Carcinoma is one of the main types of malignant cancer
Carcinoma is a type of cancer that forms in the skin cells as well as the tissues surrounding certain internal organs such as the kidney and liver. It is the leading type of malignancy in the breast, kidney, liver, skin, and intestinal tract. There are dozens of types of carcinomas, a few of the most commonly known being:
- Basal cell carcinoma – The most common of all skin cancers, usually due to years and years of sun exposure and damage.
- Hepatocellular carcinoma – The most common form of liver cancer; may start as a single tumor or as cancerous cells throughout the liver.
- Ductal carcinoma in situ (DCIS) – The most common type of breast cancer, affecting the milk ducts without spreading beyond the duct walls.
- Renal cell carcinoma (RCC) – The most common type of kidney cancer, a carcinoma that forms within the lining of the kidney.
- Squamous cell carcinoma – Another common type of skin cancer; may manifest on sun-exposed areas such as face, ear, neck, lip or hand.
Similar to other types of cancers, carcinoma may be localized (stays in one place), invasive (has spread to surrounding tissue), or metastatic (spreads throughout the body). You may also hear of carcinoma in situ (CIS), which is a pre-cancerous carcinoma that has not gone beyond the layer of skin in which it started.
Recognizing skin, kidney and liver carcinomas
Readily visible to the eye, skin carcinomas vary in shape and size. Liver and kidney carcinomas, on the other hand, may produce symptoms that mimic other types of health problems.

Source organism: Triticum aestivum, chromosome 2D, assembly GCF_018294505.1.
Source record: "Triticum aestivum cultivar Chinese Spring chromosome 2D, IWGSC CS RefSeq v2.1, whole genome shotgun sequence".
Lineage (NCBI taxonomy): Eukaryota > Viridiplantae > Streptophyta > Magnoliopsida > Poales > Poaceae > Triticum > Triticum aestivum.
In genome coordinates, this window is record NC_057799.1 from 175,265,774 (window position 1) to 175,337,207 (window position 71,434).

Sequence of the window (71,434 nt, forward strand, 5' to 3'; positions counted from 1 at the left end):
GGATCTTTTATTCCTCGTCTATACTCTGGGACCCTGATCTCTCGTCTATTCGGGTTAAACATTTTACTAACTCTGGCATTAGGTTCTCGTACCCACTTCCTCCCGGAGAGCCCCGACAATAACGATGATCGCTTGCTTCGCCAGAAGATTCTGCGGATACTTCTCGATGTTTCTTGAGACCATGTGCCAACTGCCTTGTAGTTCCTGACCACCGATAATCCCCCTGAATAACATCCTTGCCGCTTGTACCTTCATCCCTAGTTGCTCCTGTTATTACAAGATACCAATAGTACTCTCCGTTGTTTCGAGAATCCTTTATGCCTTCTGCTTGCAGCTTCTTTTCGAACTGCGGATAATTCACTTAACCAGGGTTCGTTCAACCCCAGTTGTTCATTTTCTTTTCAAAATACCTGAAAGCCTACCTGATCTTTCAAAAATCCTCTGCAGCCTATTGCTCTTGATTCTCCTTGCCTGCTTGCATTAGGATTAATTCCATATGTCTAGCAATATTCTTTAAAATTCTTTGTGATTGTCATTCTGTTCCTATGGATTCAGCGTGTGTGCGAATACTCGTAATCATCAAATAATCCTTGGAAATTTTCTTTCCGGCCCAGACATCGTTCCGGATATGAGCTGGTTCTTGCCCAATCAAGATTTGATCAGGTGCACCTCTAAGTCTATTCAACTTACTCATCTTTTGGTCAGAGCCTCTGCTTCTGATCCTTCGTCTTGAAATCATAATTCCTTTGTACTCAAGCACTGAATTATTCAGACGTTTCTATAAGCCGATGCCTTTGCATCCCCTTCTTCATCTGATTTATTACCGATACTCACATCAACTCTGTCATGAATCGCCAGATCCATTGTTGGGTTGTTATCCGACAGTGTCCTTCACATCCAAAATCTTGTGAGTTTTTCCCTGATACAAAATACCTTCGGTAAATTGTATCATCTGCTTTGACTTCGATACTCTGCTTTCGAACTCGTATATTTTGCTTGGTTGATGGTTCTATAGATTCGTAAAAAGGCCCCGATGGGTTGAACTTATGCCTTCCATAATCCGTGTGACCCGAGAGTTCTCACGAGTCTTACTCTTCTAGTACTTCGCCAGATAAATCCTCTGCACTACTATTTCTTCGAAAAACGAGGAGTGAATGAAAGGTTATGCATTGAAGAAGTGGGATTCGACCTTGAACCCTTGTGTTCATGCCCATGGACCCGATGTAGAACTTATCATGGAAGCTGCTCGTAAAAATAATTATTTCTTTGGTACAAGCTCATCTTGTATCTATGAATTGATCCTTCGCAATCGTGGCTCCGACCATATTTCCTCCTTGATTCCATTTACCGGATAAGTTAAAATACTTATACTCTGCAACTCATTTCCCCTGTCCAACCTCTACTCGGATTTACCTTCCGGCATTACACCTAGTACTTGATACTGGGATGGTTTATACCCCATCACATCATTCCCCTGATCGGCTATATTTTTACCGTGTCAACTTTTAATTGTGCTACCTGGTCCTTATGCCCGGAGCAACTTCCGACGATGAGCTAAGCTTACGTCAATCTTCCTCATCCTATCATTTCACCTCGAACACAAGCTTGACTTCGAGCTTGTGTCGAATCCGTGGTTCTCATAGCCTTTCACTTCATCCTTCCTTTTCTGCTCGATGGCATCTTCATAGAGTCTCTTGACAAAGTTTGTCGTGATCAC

A basal cell carcinoma may look something like:
- A scar that is flat, firm, yellowish
- A raised reddish patch that’s itchy
- A pink or red splotch, translucent or pearly, with hints of blue, brown or black
- A small pink “crater” with raised outer edges
- An open sore
A squamous cell carcinoma may appear like:
- A firm, red nodule
- A flat, scaly sore
- A raised sore on an old scar
- A red, raised patch on or in the anus or genital area
Liver carcinoma (often referred to as hepatoma) may produce symptoms, such as:
- Abdominal fluid retention
- Abdominal pain
- Abdominal swelling or mass
With renal cell carcinoma other types of symptoms may occur, such as:
- Persistent back pain below the ribs
- Pink, red or brown in your urine (from blood)
- Unexplained weight loss
Not all symptoms indicate carcinoma, but it’s important to be vigilant if you notice changes in your skin or experience these kinds of symptoms. Let your doctor know what’s concerning you.
The best way to treat carcinoma is to detect and treat it early
Treatment of any kind of cancer always depends on your age, your overall health, the type of cancer, and in what stage it is. Common treatments for carcinoma include surgical removal, chemotherapy, and radiation therapy.
If you or a loved one has worrisome signs or symptoms of carcinoma, don’t wait until it gets worse. Get it checked out by a doctor. Our Main Line Health oncology team can test for, diagnose, and treat all forms of carcinoma.